PS C:\> Import-CSV names.txt | % { New-ADUser
-Name "$($_.First $_.Last)"
-GivenName $_.First
-Surname $_.Last
-DisplayName "$($_.First $_.Last)"
-SamAccountName "$($_.Last, $_.First)"
-UserPrincipalName "$($_.First).$($_.Last)"
-Description $_.Description
-EmployeeID $_.EmployeeID
-OtherAttributes @{ extensionAttribute1=$_.ExtAtt1 } -PassThru |
Add-ADGroupMember $_.Group }

One bit of weirdness you may notice is: "$(blah blah blah)"

We have to do this to manipulate our strings. The quotes tell the shell that a string is coming. The $() says we have something that needs to be evaluated. In side the parenthesis we use the current pipeline object ($_) and the properties we would like to access. We have to use this approach with the Name parameter since we have to combine the first and last name. The Surname paramter doesn't need this weirdness because it only takes one object.

I'll admit, it is a bit weird looking, but it works great and can save a lot of time.

Hal changes the game:

I'm going to change Timothy's input format somewhat to demo a neat little feature of the Unix password file format. Let's suppose that the middle fields are an office location, office phone number, and a home or alternate contact number. So we'd have a file that looks more like:

Tim Tekk,MIS,VM-SB2,541-555-1212,541-555-5678,Managers

I'm going to assume here that "MIS" is going to be the new user's primary group and that we can have one or more additional group memberships after the alternate contact number. Here we're saying that this user is also a member of the "Managers" group.

We can process our input file with the following fearsome fu:

# IFS=,
# while read name group office wphone altphone altgroups; do
username=$(echo $name | tr ' ' .)
useradd -g $group -G "$altgroups" -c "$name,$office,$wphone,$altphone" \
-m -s /bin/bash $username;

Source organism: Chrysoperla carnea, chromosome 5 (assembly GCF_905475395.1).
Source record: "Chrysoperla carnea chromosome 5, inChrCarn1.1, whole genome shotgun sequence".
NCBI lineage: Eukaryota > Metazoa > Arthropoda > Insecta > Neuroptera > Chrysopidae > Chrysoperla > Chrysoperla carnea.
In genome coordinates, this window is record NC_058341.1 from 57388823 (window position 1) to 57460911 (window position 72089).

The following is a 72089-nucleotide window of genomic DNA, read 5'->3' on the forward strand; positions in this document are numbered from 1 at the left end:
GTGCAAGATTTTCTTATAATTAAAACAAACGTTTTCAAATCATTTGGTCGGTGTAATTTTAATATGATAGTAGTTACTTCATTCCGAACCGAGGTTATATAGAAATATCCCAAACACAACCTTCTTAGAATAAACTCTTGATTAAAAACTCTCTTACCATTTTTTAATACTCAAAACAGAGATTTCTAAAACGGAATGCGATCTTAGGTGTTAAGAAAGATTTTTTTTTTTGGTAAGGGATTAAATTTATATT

done < names.txt

We want to break up the fields from our input file on comma, so we first set "IFS=,". Then we read our file line-by-line with the "while read ...; do ... done < names.txt" idiom and the lines will be split automatically and the fields assigned to the variables listed in after the read command. If more than one alternate group name is listed, the final $altgroups variable just shlurps up everything after the alternate phone number field.

Inside the loop, the first step is to convert the "first last" user full name into a "first.last" type username. Then it's just a matter of plugging the variables into the right places in the useradd command. Notice that I'm careful to use double quotes around "$altgroups". This is necessary in case there are multiple alternate groups separated by commas: without the double quotes the value of the variable would be expressed with spaces in place of the commas, a nasty side-effect of setting IFS earlier.

Notice that I'm packing the office location and phone numbers into the user full name field. It turns out that various Unix utilities will parse the full name field and do useful things with these extra comma-delimited values:

# finger Tim.Tekk
Login: Tim.Tekk Name: Tim Tekk
Directory: /home/Tim.Tekk Shell: /bin/bash
Office: VM-SB2, 541-555-1212 Home Phone: 541-555-5678
Never logged in.
No mail.
No Plan.

This is just one of those wacky old Unix legacy features that has been mostly forgotten about. But it was all the rage back when we were running Unix time-sharing systems with hundreds or thousands of users, because it gave you a searchable company phone directory from your shell prompt.